Since either longitudinal or transverse waves may be propagated over a specified measurement interval and since additionally one may specify any of many directions of propagation for the waves transmitted and received, there are numerous acoustical transmission properties associated with any one kind of surrounding material.
Assuming that the only directions of interest are horizontal and vertical, and acoustical transmission properties associated with a given kind of surrounding material and with a specified length of measuring interval may be listed thus: vertical transmission properties comprising: longitudinal wave velocity, vertical propagation; longitudinal wave amplitude, vertical propagation; longitudinal wave attenuation with distance, vertical propagation; transverse wave velocity, vertical propagation; transverse wave amplitude, vertical propagation; transverse wave attenuation with distance, vertical propagation; horizontal transmission properties comprising: longitudinal wave velocity, horizontal propagation; longitudinal wave amplitude, horizontal propagation; longitudinal wave attenuation with distance, horizontal propagation; transverse wave velocity, horizontal propagation transverse wave amplitude,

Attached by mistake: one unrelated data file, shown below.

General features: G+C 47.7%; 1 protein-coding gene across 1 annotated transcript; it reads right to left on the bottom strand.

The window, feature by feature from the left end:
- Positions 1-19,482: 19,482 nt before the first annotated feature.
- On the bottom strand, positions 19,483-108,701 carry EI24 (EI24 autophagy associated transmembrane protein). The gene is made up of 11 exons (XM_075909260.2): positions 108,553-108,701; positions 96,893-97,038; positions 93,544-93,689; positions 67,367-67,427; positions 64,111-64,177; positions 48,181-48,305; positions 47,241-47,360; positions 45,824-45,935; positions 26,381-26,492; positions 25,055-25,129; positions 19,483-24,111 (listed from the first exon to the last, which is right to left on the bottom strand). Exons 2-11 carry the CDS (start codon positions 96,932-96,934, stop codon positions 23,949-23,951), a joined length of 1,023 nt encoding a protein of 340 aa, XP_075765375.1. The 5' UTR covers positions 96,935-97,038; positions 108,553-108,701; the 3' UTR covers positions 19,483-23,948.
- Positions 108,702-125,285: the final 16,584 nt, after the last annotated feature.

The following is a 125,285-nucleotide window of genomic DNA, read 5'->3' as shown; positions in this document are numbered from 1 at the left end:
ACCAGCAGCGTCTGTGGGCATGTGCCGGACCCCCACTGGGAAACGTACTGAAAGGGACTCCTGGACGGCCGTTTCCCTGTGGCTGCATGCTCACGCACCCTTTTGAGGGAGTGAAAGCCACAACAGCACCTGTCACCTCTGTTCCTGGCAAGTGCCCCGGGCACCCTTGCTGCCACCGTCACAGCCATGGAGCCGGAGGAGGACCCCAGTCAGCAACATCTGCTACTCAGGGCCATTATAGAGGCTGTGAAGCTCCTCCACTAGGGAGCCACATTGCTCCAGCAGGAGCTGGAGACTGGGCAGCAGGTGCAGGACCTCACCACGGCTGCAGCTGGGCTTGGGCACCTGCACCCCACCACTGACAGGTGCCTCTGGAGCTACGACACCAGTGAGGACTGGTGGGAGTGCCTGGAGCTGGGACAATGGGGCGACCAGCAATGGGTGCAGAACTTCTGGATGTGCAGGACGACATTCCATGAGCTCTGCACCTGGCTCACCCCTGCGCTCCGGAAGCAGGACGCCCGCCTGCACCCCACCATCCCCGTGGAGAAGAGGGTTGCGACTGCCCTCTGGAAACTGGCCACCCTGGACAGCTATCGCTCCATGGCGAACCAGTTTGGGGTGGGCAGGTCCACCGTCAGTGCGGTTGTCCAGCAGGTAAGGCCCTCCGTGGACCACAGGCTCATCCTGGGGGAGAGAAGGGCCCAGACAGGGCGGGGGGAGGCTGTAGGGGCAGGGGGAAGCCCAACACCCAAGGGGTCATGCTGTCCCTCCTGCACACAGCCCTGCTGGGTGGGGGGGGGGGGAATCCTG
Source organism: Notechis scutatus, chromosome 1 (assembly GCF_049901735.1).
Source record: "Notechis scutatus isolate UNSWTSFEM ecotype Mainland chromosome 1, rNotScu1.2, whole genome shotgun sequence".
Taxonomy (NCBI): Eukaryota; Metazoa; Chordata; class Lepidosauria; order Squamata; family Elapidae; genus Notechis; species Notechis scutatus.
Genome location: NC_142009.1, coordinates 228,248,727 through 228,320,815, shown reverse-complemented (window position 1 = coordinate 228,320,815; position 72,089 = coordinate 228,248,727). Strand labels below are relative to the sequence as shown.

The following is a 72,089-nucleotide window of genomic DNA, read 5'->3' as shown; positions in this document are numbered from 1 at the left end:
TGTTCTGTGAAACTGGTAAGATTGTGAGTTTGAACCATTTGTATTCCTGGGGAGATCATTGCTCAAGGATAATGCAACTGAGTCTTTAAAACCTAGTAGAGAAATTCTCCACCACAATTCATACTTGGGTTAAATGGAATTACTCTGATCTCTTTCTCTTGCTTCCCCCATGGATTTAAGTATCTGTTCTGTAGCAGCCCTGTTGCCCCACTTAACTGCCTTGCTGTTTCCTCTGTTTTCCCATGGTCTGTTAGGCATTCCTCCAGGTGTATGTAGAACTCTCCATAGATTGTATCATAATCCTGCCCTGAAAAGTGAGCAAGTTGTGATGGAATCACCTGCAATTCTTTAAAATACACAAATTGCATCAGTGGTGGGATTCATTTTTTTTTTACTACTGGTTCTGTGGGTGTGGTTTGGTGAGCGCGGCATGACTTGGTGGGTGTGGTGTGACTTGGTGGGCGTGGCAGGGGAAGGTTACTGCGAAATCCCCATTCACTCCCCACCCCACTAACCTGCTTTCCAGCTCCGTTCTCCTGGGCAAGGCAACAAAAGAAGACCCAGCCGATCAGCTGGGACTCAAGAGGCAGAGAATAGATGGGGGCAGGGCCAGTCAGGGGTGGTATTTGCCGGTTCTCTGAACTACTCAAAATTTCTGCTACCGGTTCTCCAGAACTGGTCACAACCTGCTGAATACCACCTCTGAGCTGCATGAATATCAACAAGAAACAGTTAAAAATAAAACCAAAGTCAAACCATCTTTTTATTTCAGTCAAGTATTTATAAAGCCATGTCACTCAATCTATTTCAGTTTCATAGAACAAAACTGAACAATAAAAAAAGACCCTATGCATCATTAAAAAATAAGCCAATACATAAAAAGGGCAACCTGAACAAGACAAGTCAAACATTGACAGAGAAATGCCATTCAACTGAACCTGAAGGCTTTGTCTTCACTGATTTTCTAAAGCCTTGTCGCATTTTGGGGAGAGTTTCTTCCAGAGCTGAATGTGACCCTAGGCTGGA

horizontal propagation; transverse wave attenuation with distance, horizontal propagation.